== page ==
President Obama’s Cybersecurity Commission Releases Findings and Recommendations

December 5, 2016

On Friday, December 2, 2016, President Obama’s Commission on Enhancing National Cybersecurity released a report detailing its findings and recommendations on improving cybersecurity in the public and private sectors. The Commission, which was led by O’Melveny Vice-Chair Tom Donilon, was charged with making short- and long-term recommendations to strengthen the security of our digital economy.

The Commission identified and considered broader trends, most notably: the convergence of information technologies and physical systems, the need to reorganize US government structures and practices to address cyber threats, the importance of a risk-management (as opposed to a purely compliance-based) approach to cybersecurity, the growing interdependence of nations in the global cyber sphere, the effectiveness of free markets versus regulatory and liability solutions, the need to develop meaningful cybersecurity metrics, and the rights and responsibilities of the consumer. In these areas and others, the Commissioners examined what is working well, where challenges persist, and what needs to be done to incentivize and cultivate a culture of cybersecurity in the public and private sectors.

The report identifies six imperatives for enhancing cybersecurity, along with specific recommendations and action items. For each imperative, the Commission calls for increased collaboration between the government and private sector. Highlights include recommendations to:

  • Form a joint body, the National Cybersecurity Private-Public Program, modeled after the President’s Intelligence Advisory Board, to advise the President on cyber issues and encourage public-private collaboration.
  • Extend the NIST Framework by using it as the basis for harmonizing disparate regulations, requiring its use among all government agencies, developing metrics and guidance to promote its use in the private sector, and utilizing it as the basis for international standard-setting.
  • With respect to identity management, form a national public-private initiative to encourage “strong authentication” that will move us beyond the password.
  • Develop minimum security standards for connected devices (commonly known as “IoT”) through a joint public-private process.
  • Invest in R&D that focuses on moving security away from the end user.
  • Launch a national public-private consumer awareness campaign within the first 100 days of the next Administration. Part of that initiative would include the development of a standardized “cyber nutrition label” to go on digital products, in order to inform the consumer of a product’s cybersecurity risks and features.
  • Encourage the FTC to take the lead in developing a “Consumer Bill of Rights” that would inform citizens of their rights and responsibilities in the digital age.
  • Develop a “workforce surge” that would increase the number of cybersecurity practitioners in the US by 150,000 by the year 2020 by (1) building a national cybersecurity program modeled on the White House’s TechHire program to train and hire cybersecurity practitioners and (2) creating a national apprentice program that creates pathways for students from two- and four-year colleges.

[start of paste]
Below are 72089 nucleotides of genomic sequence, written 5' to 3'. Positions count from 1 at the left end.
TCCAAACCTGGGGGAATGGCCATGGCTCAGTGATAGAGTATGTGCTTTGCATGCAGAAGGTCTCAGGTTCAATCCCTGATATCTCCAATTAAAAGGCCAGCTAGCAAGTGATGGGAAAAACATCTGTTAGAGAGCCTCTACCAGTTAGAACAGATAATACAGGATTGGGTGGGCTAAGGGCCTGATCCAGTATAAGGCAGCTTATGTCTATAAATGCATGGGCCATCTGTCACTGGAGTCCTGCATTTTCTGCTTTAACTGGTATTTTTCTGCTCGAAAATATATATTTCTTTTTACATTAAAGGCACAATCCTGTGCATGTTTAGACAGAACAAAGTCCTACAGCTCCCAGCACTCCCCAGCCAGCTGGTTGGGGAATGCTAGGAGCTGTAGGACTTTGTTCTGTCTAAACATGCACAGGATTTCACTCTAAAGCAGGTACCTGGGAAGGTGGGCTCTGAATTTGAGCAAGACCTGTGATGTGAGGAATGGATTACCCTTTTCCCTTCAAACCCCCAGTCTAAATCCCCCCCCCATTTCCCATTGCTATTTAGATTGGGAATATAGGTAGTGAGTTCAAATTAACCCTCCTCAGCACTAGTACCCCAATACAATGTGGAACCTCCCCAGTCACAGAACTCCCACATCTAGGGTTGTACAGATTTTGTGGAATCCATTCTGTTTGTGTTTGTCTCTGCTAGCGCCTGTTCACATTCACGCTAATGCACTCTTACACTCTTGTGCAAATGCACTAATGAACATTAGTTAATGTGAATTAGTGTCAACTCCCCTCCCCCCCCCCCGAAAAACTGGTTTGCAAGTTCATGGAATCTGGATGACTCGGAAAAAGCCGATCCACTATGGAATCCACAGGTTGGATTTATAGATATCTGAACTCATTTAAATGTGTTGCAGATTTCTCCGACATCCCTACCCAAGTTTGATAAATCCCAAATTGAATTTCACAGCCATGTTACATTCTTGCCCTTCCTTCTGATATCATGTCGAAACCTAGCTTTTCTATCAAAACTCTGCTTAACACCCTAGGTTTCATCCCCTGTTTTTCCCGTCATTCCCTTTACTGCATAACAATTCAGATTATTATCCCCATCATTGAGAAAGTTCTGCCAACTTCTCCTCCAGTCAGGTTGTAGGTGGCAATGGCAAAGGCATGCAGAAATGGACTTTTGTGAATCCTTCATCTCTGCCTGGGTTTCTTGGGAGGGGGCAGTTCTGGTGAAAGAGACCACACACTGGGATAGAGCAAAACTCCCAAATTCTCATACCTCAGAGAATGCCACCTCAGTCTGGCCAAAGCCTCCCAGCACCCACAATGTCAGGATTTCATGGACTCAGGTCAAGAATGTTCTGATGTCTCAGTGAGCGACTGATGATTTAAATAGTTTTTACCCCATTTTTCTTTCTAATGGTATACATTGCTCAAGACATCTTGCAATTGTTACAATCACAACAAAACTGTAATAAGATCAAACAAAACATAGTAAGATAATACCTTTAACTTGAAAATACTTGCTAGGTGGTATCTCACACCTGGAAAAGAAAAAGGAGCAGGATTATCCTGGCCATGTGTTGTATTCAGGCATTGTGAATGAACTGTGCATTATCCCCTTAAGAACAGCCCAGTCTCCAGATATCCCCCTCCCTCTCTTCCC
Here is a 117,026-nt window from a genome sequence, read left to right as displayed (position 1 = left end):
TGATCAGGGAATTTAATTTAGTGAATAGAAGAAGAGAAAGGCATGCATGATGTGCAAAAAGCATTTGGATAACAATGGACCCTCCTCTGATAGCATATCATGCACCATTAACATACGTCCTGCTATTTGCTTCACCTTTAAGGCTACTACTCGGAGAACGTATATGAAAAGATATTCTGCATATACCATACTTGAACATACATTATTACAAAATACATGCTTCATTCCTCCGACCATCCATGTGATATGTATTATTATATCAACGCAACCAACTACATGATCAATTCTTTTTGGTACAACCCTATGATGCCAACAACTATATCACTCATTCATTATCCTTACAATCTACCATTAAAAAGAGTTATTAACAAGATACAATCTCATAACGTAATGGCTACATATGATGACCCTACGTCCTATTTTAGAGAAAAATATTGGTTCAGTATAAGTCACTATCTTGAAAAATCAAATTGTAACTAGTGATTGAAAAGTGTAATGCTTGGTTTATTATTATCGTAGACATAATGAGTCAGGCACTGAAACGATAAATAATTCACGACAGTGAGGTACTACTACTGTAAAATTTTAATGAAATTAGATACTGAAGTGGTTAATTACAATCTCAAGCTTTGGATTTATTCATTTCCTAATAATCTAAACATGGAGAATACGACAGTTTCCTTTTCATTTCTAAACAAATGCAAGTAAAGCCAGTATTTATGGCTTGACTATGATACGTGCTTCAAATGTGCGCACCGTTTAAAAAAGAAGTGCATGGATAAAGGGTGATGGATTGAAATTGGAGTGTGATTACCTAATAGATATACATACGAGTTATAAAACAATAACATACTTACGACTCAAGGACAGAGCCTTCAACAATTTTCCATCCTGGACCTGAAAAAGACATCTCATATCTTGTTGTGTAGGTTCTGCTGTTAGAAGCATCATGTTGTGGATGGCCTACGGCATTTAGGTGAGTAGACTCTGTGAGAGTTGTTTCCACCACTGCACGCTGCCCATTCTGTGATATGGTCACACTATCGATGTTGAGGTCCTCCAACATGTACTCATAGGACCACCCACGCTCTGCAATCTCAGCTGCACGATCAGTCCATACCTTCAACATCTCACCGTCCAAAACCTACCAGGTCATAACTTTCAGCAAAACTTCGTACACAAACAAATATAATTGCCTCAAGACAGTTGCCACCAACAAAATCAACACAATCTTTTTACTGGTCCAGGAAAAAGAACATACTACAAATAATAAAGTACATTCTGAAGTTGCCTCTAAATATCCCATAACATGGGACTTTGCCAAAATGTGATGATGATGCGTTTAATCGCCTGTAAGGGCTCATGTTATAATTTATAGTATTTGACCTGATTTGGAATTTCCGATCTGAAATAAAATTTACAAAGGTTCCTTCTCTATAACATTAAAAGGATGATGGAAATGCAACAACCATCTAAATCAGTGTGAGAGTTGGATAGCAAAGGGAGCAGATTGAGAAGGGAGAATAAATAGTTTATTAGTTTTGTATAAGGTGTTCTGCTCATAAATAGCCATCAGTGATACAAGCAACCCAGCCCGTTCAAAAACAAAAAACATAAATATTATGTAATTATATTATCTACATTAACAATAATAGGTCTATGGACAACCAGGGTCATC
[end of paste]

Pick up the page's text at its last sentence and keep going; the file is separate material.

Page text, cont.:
• Continue to promote peacetime cybersecurity norms of behavior, particularly through the use of Mutual Legal Assistance Treaties (MLATs).

The report has been commended by cybersecurity experts as a “quality set of recommendations,” with specific praise for the report’s focus on the emerging risk posed by the Internet of Things and its plans for a consumer cybersecurity awareness and engagement campaign. For additional coverage on the report, please see “Presidential Commission Sounds Warning Over Botnet Threat,” Wall Street Journal, and “White House Should Lead Broad Cybersecurity Effort: Panel,” AFP.

If you have any questions on the report, please contact O’Melveny’s Data Security and Privacy Group, which helps clients manage the serious legal and financial risks in this rapidly changing area, taking an approach that crosses borders and legal disciplines. The Group includes Donilon, President Obama’s former National Security Advisor; a former Cabinet Secretary and Senior Advisor to the President; a former Senior Counsel to the President; a former Deputy Secretary of Commerce; a former Director of the Federal Trade Commission’s Bureau of Competition; and a former resident legal advisor to the US Embassy in Beijing and federal cybercrime prosecutor.

This memorandum is a summary for general information and discussion only and may be considered an advertisement for certain purposes. It is not a full analysis of the matters presented, may not be relied upon as legal advice, and does not purport to represent the views of our clients or the Firm. Ronald Cheng, an O’Melveny partner licensed to practice law in California, Matthew Close, an O’Melveny partner licensed to practice law in California, Thomas Donilon, an O’Melveny partner licensed to practice law in the District of Columbia, Danielle Gray, an O’Melveny partner licensed to practice law in New York, Randall Edwards, an O’Melveny partner licensed to practice law in California, and Jeremy Maltby, an O’Melveny partner licensed to practice law in California, the District of Columbia and New York contributed to the content of this newsletter. The views expressed in this newsletter are the views of the authors except as otherwise noted.

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